A group of Mount Olive residents want to be annexed into Gardend - ABC 33/40 - Birmingham News, Weather, Sports

A group of Mount Olive residents want to be annexed into Gardendale

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Mount Olive's future could come down to a vote.

City and state leaders believe that may be the fairest way to decide whether Mount Olive should be annexed into Gardendale. Sunday night, they heard from residents who want to join the city and its new school district.

Those who oppose annexation met with lawmakers last week. But Sunday night, those for it wanted city and state leaders to hear the other side. Parents are concerned about their children changing schools and they're worried about property value.

As the city of Gardendale moves forward on putting a new school board in place many parents in this room worry about the future of their children. Dozens living in Mount Olive, an unincorporated part of Jefferson County, have children attending schools in Gardendale and they don't want that to change.

Cathy Maple says, If we don't choose to partially annex into Gardendale. we won't be able to go and we'll be at the mercy of Jefferson County to send us to which school they want to."

Craig Goolsby, a Mount Olive parent, says more than 500 children will be displaced once the new school system begins. He's worried property value will also be affected. "We share a very common home value with Gardendale today.If our children are sent to a different Jefferson County school, we know the closest one is about 11 miles and the next is around 12 miles, no one is going to buy our property."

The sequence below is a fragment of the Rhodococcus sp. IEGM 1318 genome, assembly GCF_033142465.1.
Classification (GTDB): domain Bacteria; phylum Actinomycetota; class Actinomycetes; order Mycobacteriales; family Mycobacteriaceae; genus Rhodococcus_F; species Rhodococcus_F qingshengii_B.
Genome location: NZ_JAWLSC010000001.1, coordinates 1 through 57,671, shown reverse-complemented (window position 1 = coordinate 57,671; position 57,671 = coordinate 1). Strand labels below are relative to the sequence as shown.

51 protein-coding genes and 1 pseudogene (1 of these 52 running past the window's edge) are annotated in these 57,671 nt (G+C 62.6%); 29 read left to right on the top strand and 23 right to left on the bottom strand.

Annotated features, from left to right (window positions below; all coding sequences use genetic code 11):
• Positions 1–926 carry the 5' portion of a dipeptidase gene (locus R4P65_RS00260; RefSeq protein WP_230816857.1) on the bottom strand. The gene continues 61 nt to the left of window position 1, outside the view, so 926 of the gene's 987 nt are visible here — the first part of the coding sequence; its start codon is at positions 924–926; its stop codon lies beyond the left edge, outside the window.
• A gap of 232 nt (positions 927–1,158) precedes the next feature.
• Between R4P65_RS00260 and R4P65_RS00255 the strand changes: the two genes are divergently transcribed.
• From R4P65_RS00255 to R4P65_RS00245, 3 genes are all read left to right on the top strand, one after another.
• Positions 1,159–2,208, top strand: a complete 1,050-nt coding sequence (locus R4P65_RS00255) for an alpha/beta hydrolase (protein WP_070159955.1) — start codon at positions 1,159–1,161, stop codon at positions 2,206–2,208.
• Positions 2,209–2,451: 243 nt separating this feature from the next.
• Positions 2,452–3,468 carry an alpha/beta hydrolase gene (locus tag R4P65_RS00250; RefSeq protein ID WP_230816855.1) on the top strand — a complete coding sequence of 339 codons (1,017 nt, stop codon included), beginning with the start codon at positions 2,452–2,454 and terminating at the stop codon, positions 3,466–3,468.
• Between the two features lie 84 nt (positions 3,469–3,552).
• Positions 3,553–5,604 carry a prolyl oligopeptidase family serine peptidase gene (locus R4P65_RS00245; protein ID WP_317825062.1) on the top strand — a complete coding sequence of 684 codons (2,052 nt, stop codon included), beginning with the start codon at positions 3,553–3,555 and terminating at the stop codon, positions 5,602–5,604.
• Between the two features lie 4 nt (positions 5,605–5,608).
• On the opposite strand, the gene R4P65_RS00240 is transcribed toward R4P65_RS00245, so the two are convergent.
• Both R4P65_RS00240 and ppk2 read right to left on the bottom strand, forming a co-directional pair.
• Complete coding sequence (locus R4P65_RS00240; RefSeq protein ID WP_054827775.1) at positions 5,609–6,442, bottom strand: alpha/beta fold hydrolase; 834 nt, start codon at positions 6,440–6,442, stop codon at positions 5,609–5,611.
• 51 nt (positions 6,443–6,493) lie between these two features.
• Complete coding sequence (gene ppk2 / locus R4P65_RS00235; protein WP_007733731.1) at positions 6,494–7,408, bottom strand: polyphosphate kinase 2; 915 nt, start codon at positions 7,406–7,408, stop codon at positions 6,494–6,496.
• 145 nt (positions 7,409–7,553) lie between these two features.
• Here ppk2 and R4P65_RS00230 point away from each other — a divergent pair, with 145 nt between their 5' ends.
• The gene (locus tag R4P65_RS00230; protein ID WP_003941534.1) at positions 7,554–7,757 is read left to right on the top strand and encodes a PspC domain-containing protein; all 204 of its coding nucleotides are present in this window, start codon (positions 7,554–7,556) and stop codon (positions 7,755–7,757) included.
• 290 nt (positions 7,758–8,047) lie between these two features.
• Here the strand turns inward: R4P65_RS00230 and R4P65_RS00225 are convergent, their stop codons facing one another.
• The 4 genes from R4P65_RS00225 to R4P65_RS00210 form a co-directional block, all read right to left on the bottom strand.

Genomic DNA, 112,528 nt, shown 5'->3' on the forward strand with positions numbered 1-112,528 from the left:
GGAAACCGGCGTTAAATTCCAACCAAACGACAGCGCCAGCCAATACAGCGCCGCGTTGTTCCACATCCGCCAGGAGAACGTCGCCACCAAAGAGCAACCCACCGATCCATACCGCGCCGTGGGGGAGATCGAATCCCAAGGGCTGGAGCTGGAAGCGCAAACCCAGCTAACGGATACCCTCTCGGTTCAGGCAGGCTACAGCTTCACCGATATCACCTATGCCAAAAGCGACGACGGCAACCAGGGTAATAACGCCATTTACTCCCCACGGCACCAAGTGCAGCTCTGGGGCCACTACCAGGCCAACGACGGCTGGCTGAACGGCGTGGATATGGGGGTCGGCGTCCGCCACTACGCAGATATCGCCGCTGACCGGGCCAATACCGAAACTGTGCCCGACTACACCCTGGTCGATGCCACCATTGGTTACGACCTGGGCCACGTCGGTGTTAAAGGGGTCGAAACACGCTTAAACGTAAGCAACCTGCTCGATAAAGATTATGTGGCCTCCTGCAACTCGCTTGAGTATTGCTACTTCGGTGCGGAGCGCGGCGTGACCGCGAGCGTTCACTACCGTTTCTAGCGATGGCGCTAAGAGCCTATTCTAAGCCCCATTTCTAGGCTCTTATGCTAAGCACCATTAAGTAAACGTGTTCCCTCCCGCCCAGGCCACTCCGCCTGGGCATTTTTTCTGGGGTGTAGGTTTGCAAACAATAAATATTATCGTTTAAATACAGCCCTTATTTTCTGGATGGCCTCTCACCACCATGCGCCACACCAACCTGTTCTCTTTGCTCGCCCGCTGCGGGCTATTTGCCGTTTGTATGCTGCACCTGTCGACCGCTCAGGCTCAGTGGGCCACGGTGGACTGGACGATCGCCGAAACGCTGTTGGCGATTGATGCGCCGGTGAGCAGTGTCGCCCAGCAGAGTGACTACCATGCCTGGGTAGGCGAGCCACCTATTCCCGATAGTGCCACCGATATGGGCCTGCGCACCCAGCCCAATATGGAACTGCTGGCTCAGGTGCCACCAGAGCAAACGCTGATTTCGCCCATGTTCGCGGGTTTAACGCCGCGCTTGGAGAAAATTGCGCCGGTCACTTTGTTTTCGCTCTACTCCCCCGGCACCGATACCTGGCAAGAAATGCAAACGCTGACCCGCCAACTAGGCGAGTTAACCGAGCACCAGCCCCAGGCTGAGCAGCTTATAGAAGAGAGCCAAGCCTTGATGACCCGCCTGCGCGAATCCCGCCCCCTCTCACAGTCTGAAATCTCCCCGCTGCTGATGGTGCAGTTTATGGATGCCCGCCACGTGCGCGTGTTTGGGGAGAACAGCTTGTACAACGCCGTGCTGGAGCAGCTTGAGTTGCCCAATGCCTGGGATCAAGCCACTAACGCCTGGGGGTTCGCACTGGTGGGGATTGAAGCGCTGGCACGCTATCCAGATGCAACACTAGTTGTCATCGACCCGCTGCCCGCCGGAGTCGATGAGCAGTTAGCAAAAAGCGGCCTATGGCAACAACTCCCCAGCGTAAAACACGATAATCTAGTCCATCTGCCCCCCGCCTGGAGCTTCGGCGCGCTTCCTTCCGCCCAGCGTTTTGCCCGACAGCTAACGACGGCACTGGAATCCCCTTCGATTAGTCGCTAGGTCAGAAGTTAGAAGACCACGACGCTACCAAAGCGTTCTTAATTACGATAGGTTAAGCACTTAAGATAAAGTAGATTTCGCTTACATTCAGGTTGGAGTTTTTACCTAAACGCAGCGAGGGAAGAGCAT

Goolsby says he and others wanted city and state leaders to know how important annexation is to their families. Mayor Othell Phillips says there are still a lot of things to work out.

Mayor Phillips says, "We're for annexation, for two things. One if we can feasibly afford it and two, if the people have a chance to vote on it."

Not all Mount Olive residents want to be annexed. Senator Scott Beason says lawmakers want to pave the way for what people want. "It is very contentious and there's people on both sides in that area and I see the only way to solve it and put it to bed is to have a vote of some kind."  
Beason says before going down that road, they need to know if the city can afford to provide services to more residents. Mayor Phillips says, "We're trying to find a win win situation for everyone involved. We just need time to plan together."

Beason says the Mayor and the City Council President will be meeting him and two house members in Montgomery Tuesday to discuss the issue further.

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